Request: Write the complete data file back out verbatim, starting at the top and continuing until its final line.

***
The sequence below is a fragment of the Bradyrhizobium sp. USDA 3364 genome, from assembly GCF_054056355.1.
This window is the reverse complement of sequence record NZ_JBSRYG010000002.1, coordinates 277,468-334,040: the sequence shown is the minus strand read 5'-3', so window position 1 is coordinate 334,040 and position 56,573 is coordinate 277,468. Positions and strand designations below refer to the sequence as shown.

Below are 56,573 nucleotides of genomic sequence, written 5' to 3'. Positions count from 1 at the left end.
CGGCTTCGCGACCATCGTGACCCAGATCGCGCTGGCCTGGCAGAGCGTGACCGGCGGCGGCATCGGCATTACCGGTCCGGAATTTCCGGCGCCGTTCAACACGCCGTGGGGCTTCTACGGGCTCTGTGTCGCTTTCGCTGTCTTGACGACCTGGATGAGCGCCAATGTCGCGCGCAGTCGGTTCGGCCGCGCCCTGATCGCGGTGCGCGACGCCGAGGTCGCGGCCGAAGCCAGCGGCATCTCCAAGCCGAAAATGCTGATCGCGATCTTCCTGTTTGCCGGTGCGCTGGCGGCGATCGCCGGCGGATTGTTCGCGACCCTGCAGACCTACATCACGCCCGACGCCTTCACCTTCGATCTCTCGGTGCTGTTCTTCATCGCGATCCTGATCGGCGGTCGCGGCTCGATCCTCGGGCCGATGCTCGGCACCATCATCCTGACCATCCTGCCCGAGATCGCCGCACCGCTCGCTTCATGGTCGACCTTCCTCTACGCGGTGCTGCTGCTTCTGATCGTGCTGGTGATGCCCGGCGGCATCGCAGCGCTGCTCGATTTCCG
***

The sequence below is a fragment of the Bradyrhizobium sp. USDA 3364 genome, from assembly GCF_054056355.1.
This window is the reverse complement of sequence record NZ_JBSRYG010000002.1, coordinates 277,468-334,040: the sequence shown is the minus strand read 5'-3', so window position 1 is coordinate 334,040 and position 56,573 is coordinate 277,468. Positions and strand designations below refer to the sequence as shown.

Below are 56,573 nucleotides of genomic sequence, written 5' to 3'. Positions count from 1 at the left end.
CGGCTTCGCGACCATCGTGACCCAGATCGCGCTGGCCTGGCAGAGCGTGACCGGCGGCGGCATCGGCATTACCGGTCCGGAATTTCCGGCGCCGTTCAACACGCCGTGGGGCTTCTACGGGCTCTGTGTCGCTTTCGCTGTCTTGACGACCTGGATGAGCGCCAATGTCGCGCGCAGTCGGTTCGGCCGCGCCCTGATCGCGGTGCGCGACGCCGAGGTCGCGGCCGAAGCCAGCGGCATCTCCAAGCCGAAAATGCTGATCGCGATCTTCCTGTTTGCCGGTGCGCTGGCGGCGATCGCCGGCGGATTGTTCGCGACCCTGCAGACCTACATCACGCCCGACGCCTTCACCTTCGATCTCTCGGTGCTGTTCTTCATCGCGATCCTGATCGGCGGTCGCGGCTCGATCCTCGGGCCGATGCTCGGCACCATCATCCTGACCATCCTGCCCGAGATCGCCGCACCGCTCGCTTCATGGTCGACCTTCCTCTACGCGGTGCTGCTGCTTCTGATCGTGCTGGTGATGCCCGGCGGCATCGCAGCGCTGCTCGATTTCCG